Why Do Squirrels Break into Houses in Late Winter?
By Chris Williams on February 3, 2011.
Q. Why do squirrels break into homes in late winter?
A. It is very likely that its’ an Eastern gray squirrel that has invaded your home’s attic and she is about to have a family! The eastern gray squirrel produces two generations per year. The breeding season occurs from December to February followed by a second season from May to June. Pregnant female squirrels prefer to nest alone, (Lawmiczak, M. 2002) and self-preservation (avoiding extreme cold and predators) is why she’s sought out the relative comfort and safety of the attic to give birth and raise her young. Gestation takes a little over six weeks and litters may range in size from two to as many as eight pups. Newborns are hairless and cared for by the mother until they become independent. Juvenile squirrels are weaned between the ages of two to two and a half months and are full grown at about nine months.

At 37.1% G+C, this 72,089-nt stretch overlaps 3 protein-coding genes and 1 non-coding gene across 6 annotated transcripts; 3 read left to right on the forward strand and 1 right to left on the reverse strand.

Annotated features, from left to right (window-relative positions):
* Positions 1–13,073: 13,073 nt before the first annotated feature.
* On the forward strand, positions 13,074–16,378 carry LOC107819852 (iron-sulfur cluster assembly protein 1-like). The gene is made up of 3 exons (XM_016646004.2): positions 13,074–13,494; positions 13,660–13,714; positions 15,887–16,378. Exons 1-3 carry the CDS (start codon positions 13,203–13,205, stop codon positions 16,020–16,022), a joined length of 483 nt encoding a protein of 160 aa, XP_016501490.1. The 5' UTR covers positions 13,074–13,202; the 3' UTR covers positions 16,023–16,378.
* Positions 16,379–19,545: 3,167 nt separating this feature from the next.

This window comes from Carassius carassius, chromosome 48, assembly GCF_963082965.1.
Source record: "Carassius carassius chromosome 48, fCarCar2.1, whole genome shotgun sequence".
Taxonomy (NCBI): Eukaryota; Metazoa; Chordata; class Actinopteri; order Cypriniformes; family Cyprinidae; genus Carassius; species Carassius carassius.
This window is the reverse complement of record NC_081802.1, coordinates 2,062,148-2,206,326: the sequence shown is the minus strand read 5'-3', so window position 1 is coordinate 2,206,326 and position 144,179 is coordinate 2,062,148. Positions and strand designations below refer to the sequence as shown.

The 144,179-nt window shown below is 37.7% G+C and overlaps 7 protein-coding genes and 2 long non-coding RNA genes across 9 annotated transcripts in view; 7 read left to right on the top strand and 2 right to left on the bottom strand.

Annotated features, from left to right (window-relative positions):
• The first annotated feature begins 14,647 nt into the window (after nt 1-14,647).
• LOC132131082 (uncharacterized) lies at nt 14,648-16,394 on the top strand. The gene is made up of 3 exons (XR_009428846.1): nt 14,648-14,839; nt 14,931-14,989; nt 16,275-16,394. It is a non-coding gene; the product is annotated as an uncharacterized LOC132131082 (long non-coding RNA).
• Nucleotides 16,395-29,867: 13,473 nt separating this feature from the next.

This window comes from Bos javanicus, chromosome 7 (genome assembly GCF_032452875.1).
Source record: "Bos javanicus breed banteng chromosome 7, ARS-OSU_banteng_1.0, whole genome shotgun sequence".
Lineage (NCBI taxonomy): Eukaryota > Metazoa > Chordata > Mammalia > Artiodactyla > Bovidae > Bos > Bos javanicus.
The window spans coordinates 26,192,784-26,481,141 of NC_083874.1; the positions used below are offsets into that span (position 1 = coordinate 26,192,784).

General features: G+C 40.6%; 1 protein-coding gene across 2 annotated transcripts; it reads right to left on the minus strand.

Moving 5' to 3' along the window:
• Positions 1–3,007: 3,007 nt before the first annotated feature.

If you have a squirrel nesting in your attic, take a quick walk around your home, (don’t forget your snowshoes!) and see if you can determine how it is getting inside. You may find that she has done some significant damage to either a gable or soffit vent to gain access to the attic. If it is fairly obvious how she is getting in, (like a gable vent) it is very important that you as a homeowner do not block her access to the attic. In doing so you may trap the mother inside (or keep her from getting back in). In either case she’ll go berserk and cause a lot more damage to your home trying to get back to care for her young. Our wildlife control technicians are experts in squirrel control and removal, and will safely remove them from your home and prevent them from returning.